Dr Sania Nishtar
Had it been conventional to place the budget in the public domain to solicit inputs of the civil society on the directions proposed therein, suggestions such as the one articulated in this opinion could have been more timely in terms of possible inclusion in the planning process. Given that this is not the scenario, the following five points are offered as policy inputs in relation to budgetary allocations for health, on the premise that some of these ideas will generate a discussion in the forthcoming parliamentary debates.
First, it is important to recognise that the health status of populations has a direct correlation with the level of public spending on health. However, it is not just the aggregate level of spending, but the percentage of GDP allocated for health adjusted for inflation and population growth, and its translation into per-capita public expenditures relative to private expenditures that gives a somewhat truer picture of the state’s investments in health. Here, it is acknowledged that Pakistan’s aggregate level of allocation for health has increased considerably over the last decade, with further increases in this budget representing a positive trend. However, changes in health allocations as a percentage of the GDP have remained unremarkable; over the last 10 years this has ranged from 0.67 percent to 0.8 percent. Although this year’s figure is not in the public it will be within this range as opposed to the internationally recommended 4 percent of the GDP.
Currently, the public sector spends $4 per capita on health annually, as opposed to the internationally recommended $34 per capita, the minimum required to provide essential health services in developing countries. Clearly, this huge gap needs to be bridged.
Triangulation and analysis of health expenditure patterns across agencies in Pakistan providing comprehensive health cover to employees and their dependants, demonstrate that delivery of health appears plausible at an expenditure level of Rs2,700 (roughly $42) per capita, annually in Pakistan. This is still significantly lower than what some other developing countries spend on health. Assuming Rs2,700 as the benchmark per-capita public-health expenditure for Pakistan, it is recommended that the government should present a five-year plan to incrementally enhance allocations. Although it may not be possible to reach the goal in five years, targeting the goal can set a precedence to enhance allocations over and above the Fiscal Responsibility Act stipulation of doubling health allocations over a ten-year period.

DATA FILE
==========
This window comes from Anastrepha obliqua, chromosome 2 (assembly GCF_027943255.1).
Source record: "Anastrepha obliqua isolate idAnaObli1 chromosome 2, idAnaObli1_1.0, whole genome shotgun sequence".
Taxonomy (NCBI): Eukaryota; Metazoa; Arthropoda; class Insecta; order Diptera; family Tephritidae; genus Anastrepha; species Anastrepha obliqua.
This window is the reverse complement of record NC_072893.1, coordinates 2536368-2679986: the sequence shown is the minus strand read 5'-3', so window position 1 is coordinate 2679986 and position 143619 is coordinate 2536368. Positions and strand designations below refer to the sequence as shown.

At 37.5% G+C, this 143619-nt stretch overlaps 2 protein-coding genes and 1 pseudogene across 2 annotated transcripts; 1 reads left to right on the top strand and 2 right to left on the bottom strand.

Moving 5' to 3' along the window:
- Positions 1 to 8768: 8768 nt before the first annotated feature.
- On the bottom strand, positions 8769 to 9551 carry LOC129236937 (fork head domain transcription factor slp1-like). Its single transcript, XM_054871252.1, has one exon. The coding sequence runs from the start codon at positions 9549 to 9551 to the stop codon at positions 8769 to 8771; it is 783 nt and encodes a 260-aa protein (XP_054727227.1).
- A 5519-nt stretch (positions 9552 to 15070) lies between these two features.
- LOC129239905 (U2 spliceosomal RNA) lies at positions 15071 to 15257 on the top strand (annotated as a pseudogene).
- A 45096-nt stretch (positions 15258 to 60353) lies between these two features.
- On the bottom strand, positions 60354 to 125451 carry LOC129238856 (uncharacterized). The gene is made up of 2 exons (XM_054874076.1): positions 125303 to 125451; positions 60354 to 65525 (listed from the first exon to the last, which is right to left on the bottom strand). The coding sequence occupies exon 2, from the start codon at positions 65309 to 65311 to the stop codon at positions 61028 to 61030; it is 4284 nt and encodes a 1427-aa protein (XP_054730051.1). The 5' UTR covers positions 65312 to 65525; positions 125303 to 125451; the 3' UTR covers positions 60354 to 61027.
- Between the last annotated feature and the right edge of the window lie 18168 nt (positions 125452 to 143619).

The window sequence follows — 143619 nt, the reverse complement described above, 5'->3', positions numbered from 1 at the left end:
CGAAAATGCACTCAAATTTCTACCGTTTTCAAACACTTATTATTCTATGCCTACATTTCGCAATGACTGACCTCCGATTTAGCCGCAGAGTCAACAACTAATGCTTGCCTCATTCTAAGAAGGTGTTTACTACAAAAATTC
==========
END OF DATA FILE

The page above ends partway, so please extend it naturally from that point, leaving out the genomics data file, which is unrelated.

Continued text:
The second point is in relation to the current skew in favour of private sources of health financing, as opposed to the desired public sources. Approximately 70 percent of healthcare in the country is financed through out-of-pocket payments made to health providers at the point of care. This is the most inefficient and inequitable way of financing healthcare. Ideally, health should be funded through public sources, which include revenues, social health insurance or other means of pooling, such as social protection.
We cannot expect miracles to turn this equation around overnight; it is accepted that it is only through long-term structural measures that the skew might even out if appropriate policies are adopted and sustained overtime. Whether the present government can do that is a separate debate and one that will be the focus of another opinion. Relative to the present discussion, it would be appropriate to introduce certain short- to medium-term innovative measures. These could include earmarking of a higher percentage of Zakat and Bait-ul-Mal funds, over and above the current estimated 15 percent for health, ring fencing these funds into a transparently governed health equity pool, and the creation of the an efficient delivery instrument.